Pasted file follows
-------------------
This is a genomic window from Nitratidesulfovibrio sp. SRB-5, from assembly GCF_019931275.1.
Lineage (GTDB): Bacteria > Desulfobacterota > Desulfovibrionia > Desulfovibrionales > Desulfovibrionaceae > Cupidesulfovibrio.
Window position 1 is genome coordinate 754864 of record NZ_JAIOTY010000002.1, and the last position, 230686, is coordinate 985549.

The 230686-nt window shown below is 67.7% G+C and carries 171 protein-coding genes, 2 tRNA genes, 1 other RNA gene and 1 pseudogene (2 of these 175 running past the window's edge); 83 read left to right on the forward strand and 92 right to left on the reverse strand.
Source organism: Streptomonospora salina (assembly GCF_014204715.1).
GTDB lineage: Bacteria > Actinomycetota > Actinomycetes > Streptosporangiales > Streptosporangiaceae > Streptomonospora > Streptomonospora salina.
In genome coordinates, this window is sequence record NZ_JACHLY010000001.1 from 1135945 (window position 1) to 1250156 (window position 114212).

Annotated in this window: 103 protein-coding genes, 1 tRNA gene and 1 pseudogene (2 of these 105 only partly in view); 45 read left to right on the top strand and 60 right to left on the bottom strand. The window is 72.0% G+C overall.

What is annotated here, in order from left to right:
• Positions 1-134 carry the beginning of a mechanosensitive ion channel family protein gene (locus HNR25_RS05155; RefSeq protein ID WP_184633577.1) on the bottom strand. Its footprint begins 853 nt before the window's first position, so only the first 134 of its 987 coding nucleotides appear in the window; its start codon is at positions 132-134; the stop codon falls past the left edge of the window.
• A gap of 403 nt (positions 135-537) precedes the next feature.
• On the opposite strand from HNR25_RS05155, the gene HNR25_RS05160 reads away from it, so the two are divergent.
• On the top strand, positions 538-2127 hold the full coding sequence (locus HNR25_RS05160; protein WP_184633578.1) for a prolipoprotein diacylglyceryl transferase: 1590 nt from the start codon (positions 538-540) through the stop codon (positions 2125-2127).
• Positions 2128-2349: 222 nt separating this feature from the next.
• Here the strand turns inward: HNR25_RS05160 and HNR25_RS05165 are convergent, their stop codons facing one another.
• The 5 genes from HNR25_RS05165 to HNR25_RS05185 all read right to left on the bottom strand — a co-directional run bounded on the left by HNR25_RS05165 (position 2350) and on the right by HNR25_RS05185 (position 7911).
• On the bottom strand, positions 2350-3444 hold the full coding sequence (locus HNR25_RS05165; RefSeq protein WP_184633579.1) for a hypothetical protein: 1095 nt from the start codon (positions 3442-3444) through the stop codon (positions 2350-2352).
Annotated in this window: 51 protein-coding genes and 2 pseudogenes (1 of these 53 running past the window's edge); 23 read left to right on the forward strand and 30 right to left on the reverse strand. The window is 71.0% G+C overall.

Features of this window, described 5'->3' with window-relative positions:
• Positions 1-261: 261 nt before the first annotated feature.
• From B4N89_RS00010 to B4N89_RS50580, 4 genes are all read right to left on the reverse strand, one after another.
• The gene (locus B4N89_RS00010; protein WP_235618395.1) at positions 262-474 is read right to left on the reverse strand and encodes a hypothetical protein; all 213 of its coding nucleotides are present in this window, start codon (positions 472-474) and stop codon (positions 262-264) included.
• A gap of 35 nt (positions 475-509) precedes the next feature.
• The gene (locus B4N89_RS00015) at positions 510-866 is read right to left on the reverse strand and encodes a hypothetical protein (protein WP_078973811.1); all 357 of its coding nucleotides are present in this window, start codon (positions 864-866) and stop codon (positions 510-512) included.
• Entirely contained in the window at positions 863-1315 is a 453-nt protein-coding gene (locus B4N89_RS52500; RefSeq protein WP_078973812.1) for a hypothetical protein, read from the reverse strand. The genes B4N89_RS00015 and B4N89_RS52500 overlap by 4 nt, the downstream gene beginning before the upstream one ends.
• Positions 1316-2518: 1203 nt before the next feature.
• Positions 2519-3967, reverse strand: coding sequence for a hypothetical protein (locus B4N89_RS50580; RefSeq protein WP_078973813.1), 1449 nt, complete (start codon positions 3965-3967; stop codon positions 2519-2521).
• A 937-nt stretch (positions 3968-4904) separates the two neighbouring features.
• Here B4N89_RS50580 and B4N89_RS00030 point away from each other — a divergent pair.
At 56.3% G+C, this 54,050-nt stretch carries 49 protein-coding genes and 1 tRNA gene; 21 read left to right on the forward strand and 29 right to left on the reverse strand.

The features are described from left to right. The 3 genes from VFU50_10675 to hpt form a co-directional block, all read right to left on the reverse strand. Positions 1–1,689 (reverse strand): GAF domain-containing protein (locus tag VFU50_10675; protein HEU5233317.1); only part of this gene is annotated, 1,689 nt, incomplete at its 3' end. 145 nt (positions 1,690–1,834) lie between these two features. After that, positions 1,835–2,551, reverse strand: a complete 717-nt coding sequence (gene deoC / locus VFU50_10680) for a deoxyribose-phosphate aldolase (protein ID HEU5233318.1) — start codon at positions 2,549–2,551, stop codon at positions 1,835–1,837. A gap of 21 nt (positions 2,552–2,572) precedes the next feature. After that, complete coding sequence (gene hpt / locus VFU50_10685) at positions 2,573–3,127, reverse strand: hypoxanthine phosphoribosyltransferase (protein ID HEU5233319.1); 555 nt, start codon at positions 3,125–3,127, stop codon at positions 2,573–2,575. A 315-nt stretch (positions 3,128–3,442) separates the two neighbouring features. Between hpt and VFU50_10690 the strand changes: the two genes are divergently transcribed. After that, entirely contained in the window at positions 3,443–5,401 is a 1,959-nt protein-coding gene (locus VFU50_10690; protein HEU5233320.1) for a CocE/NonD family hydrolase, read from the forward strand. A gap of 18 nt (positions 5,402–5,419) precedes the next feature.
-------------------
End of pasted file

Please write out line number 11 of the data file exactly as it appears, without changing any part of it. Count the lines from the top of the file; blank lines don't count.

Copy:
• A gap of 403 nt (positions 135-537) precedes the next feature.